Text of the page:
Belgrade Tourism Industry Overview

With 1.8 million inhabitants, Belgrade is the capital city and economically the most developed in Serbia, outperforming the rest of the country in almost all macroeconomic parameters. Belgrade contributed to nearly 40% of the Serbian GDP, with 36% of total employees in Serbia.

Belgrade is the main transport hub of Serbia and the region since all important highways and main roads of Serbia, pass through Belgrade. Nikola Tesla Airport served more than 4,7 million passengers in 2015 and has entered a stable phase of operations, after a notable growth in 2014 of nearly 31% compared to the previous year. Good results are due to the launching of the national airline – Air Serbia, which is 49% owned by Etihad Airways. The airline is gaining regional importance, especially after the introduction of regular flights from Belgrade to New York earlier this year.

A pipeline of projects worth more than 4 billion EUR is currently being prepared and implemented in Belgrade, supporting its leading role in the region. The flagship project, supported by the Government of the Republic of Serbia, is Belgrade Waterfront – urban renewal of the Sava riverfront, with an estimated investment of more than 3 billion EUR in the next 20 years.

Knez Mihajlova Belgrade Serbia

Knez Mihajlova street Belgrade

Tourism in Belgrade today primarily refers to business guests and lower-budget leisure tourists. However, the city has not yet capitalized on its tourism potential, bearing in mind the modest budget for city tourism marketing and rather “old-fashioned” destination management model.

Hotels statistics

Increasing business activities in Belgrade are bringing more visitors to the city. According to the official statistics data, a total of 808 thousand tourists visited Belgrade in 2015, with 1.7 million overnights. The increase in demand was fuelled by foreign tourists, with achieved 10% of annual growth over the last five years (both arrivals and overnights).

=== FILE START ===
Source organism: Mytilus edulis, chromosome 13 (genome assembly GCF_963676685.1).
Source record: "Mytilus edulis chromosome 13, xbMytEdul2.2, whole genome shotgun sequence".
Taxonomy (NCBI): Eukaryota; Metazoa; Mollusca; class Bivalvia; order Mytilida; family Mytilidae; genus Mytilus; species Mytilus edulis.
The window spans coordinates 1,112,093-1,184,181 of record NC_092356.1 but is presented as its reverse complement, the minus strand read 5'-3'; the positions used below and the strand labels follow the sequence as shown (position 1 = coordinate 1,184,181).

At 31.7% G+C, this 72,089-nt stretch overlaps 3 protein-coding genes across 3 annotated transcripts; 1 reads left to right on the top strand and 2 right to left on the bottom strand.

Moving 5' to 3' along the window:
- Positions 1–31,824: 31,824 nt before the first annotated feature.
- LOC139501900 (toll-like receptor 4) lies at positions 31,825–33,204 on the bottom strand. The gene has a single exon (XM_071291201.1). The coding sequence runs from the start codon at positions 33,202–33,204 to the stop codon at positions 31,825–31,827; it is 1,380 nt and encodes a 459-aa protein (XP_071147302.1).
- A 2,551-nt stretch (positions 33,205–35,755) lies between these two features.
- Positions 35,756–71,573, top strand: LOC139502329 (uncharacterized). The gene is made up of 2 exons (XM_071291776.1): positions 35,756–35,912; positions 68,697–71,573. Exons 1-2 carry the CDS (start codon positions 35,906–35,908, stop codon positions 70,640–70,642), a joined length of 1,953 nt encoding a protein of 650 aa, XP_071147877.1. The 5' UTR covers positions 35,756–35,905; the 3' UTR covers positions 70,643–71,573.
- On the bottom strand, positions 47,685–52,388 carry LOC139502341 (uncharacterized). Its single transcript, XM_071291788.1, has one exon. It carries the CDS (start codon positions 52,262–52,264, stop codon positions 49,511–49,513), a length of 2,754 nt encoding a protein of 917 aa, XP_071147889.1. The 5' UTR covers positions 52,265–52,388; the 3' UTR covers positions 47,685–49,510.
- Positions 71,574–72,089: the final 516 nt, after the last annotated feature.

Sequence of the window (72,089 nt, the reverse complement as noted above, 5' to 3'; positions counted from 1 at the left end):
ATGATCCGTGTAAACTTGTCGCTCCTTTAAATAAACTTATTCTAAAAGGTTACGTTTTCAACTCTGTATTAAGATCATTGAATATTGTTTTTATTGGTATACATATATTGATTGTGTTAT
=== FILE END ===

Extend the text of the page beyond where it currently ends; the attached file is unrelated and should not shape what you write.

A total of 15,541 beds are officially registered in accommodation facilities in Belgrade, although the number is probably much higher since there is a significant number of unregistered private accommodations. Hotels have a dominant share of 65% in total beds, while hostels and private accommodations (including apartments) have a 24% and 7% share respectively.

There are 90 hotel establishments currently operating in Belgrade. Four-star hotels dominate the market with more than half of the share in the total number of hotel rooms (53%), followed by three-star hotels (25%), whereas five-star hotels account for 9%. Two-star and One-star hotels account for 13% of the total room count. Stable and strong growth in hotel demand contributed to the opening of new hotels, especially in four-star and lately in the three-star segment (in 2014 and 2015). However, new properties are dominantly smaller in size (up to 50 rooms).

Radison Blue Old Mill Belgrade Room

Radisson Blue Old Mill Belgrade Room